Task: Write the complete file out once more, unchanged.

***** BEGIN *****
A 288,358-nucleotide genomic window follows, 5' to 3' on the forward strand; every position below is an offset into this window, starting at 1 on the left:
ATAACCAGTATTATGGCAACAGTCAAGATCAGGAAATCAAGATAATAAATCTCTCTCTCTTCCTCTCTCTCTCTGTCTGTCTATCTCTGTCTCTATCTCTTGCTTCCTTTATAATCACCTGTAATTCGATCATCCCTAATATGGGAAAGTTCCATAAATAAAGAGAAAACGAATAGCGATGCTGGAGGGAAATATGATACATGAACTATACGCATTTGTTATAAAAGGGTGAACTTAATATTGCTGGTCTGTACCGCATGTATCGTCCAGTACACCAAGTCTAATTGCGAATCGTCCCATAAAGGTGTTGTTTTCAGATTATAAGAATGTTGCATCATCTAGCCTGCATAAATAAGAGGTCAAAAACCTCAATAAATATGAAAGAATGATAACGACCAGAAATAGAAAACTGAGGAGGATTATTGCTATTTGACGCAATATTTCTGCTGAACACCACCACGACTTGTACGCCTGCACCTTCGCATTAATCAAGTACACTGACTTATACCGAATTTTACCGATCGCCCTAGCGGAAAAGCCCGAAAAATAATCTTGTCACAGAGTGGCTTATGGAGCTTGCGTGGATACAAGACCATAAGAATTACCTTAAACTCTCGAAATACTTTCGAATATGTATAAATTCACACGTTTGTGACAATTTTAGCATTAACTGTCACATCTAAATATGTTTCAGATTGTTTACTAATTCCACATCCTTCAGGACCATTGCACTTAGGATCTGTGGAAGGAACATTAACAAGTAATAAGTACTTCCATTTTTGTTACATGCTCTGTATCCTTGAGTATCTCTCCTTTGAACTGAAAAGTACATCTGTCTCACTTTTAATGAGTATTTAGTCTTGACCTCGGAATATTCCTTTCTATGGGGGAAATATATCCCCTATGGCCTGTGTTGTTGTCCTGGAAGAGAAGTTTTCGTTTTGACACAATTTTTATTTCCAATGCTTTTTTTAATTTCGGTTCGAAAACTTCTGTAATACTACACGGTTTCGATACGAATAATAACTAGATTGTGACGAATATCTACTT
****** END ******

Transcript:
A 288,358-nucleotide genomic window follows, 5' to 3' on the forward strand; every position below is an offset into this window, starting at 1 on the left:
ATAACCAGTATTATGGCAACAGTCAAGATCAGGAAATCAAGATAATAAATCTCTCTCTCTTCCTCTCTCTCTCTGTCTGTCTATCTCTGTCTCTATCTCTTGCTTCCTTTATAATCACCTGTAATTCGATCATCCCTAATATGGGAAAGTTCCATAAATAAAGAGAAAACGAATAGCGATGCTGGAGGGAAATATGATACATGAACTATACGCATTTGTTATAAAAGGGTGAACTTAATATTGCTGGTCTGTACCGCATGTATCGTCCAGTACACCAAGTCTAATTGCGAATCGTCCCATAAAGGTGTTGTTTTCAGATTATAAGAATGTTGCATCATCTAGCCTGCATAAATAAGAGGTCAAAAACCTCAATAAATATGAAAGAATGATAACGACCAGAAATAGAAAACTGAGGAGGATTATTGCTATTTGACGCAATATTTCTGCTGAACACCACCACGACTTGTACGCCTGCACCTTCGCATTAATCAAGTACACTGACTTATACCGAATTTTACCGATCGCCCTAGCGGAAAAGCCCGAAAAATAATCTTGTCACAGAGTGGCTTATGGAGCTTGCGTGGATACAAGACCATAAGAATTACCTTAAACTCTCGAAATACTTTCGAATATGTATAAATTCACACGTTTGTGACAATTTTAGCATTAACTGTCACATCTAAATATGTTTCAGATTGTTTACTAATTCCACATCCTTCAGGACCATTGCACTTAGGATCTGTGGAAGGAACATTAACAAGTAATAAGTACTTCCATTTTTGTTACATGCTCTGTATCCTTGAGTATCTCTCCTTTGAACTGAAAAGTACATCTGTCTCACTTTTAATGAGTATTTAGTCTTGACCTCGGAATATTCCTTTCTATGGGGGAAATATATCCCCTATGGCCTGTGTTGTTGTCCTGGAAGAGAAGTTTTCGTTTTGACACAATTTTTATTTCCAATGCTTTTTTTAATTTCGGTTCGAAAACTTCTGTAATACTACACGGTTTCGATACGAATAATAACTAGATTGTGACGAATATCTACTT